Kenya’s first national wildlife census reveals dangerously few specimens of several iconic species, including the black rhino.
The results of Kenya’s first national wildlife census are not encouraging. The process, which took three months and cost more than $ 2 million, found that five species are “critically endangered”. According to the International Union for the Conservation of Nature (IUCN), this designation corresponds to the highest level of risk, indicating that the animals have a 50% probability of extinction within ten years or three generations. Nine other species were classified as âendangeredâ.
Kenya’s List of Critically Endangered Species
- Tana River Mangabey, with 1,650 specimens
- Black rhinoceros, with 897 specimens
- Hirola, with 497 specimens
- Sable Antelope, with 51 specimens
- Roan antelope, with 15 specimens
The list of endangered species
- the elephant
- White rhinoceros
- GrÃ©vy’s Zebra
- Wild dog
- Nubian giraffe
What are the main threats to these animals?
The spotted hyena and kudu (large and small) are considered “vulnerable”. There are also two notable protected species – the Maasai ostrich and the Somali ostrich – and others which are fortunately designated as ‘less concern’, such as the hippo, buffalo and common zebra.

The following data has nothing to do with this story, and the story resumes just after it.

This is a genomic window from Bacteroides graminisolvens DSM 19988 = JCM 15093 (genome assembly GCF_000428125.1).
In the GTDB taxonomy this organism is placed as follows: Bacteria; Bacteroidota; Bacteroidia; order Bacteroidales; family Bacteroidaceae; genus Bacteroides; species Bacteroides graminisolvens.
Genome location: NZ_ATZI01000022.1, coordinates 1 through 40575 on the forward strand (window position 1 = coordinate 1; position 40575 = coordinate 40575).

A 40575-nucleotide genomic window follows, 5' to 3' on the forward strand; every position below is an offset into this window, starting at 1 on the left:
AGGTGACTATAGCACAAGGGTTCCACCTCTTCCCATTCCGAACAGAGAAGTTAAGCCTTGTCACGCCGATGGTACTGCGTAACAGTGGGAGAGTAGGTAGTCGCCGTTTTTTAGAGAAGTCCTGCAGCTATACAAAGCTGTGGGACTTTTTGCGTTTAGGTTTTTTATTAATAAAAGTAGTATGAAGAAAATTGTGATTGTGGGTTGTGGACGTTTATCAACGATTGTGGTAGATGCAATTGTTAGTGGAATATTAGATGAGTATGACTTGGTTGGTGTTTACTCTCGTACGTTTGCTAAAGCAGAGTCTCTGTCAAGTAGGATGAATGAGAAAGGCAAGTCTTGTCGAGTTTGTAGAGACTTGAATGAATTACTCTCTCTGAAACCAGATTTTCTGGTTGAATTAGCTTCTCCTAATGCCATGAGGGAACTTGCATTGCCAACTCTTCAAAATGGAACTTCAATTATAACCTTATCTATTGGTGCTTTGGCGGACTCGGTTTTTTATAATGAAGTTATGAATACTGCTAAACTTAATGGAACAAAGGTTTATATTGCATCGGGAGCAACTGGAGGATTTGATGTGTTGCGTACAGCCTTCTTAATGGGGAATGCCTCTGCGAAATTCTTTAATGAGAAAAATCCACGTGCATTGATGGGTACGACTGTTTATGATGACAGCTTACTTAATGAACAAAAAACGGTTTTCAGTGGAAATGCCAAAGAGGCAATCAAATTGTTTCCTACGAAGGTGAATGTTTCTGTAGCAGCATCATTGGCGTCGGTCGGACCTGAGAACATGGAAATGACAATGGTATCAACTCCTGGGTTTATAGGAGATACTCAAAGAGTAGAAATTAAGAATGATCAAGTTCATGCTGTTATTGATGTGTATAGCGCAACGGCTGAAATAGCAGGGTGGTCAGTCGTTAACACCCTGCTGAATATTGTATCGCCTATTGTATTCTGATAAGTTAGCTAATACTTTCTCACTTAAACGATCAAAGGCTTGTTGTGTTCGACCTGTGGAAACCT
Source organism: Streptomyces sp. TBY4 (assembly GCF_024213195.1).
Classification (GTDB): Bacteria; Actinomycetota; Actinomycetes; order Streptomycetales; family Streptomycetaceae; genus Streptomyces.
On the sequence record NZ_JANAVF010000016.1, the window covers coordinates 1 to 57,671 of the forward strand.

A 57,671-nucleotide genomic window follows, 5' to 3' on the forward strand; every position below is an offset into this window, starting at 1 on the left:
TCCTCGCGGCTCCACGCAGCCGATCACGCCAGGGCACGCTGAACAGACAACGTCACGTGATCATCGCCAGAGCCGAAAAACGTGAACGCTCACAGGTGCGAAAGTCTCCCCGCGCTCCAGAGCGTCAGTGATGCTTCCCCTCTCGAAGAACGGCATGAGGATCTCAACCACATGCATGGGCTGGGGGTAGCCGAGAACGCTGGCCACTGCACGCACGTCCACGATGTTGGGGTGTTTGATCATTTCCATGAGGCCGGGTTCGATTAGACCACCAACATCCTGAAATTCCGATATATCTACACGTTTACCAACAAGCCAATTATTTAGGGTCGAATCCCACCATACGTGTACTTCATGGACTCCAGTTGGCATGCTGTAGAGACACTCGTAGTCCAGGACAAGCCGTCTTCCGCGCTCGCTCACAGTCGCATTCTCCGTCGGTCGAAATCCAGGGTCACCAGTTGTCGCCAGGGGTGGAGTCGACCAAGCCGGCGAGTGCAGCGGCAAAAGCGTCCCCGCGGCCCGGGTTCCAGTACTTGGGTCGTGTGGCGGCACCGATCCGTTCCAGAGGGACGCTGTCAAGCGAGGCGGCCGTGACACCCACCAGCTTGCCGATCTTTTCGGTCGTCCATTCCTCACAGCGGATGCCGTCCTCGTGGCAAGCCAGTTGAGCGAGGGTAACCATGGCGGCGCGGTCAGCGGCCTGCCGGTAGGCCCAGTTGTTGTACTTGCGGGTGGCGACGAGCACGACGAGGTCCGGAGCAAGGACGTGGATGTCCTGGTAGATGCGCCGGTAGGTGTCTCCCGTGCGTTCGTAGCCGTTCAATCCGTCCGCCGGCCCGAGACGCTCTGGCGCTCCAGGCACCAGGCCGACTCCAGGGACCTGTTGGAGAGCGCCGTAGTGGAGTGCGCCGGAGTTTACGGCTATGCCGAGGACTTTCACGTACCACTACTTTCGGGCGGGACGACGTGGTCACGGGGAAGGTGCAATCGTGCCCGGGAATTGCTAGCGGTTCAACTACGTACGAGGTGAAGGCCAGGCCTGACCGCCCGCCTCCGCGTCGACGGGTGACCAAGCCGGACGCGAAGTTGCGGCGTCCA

According to the report written by the Kenya Wildlife Service in collaboration with the Ministry of Tourism and Wildlife, the most serious threats facing Kenya’s wildlife are population growth and urbanization, habitat loss caused by deforestation and construction of infrastructure, climate change and the scarcity of resources, resulting fires and poaching.
A “whistle” more than an alarm bell
Even nature reserves have not been spared. Minister of Tourism Najib balala expressed concern about the shrinking of uncontaminated areas that are home to Kenya’s rich wildlife heritage. He also said on Twitter that he was happy with the anti-poaching programs the country is implementing. In fact, these programs have led to an increase in the number of elephants.
Continuing down this path is vital to avoid isolating wildlife in limited pockets of protected areas or, worse yet, losing these wonderful species forever. The census, rather than sounding like a wake-up call, should rather be a starting whistle in the game for the salvation of these animals.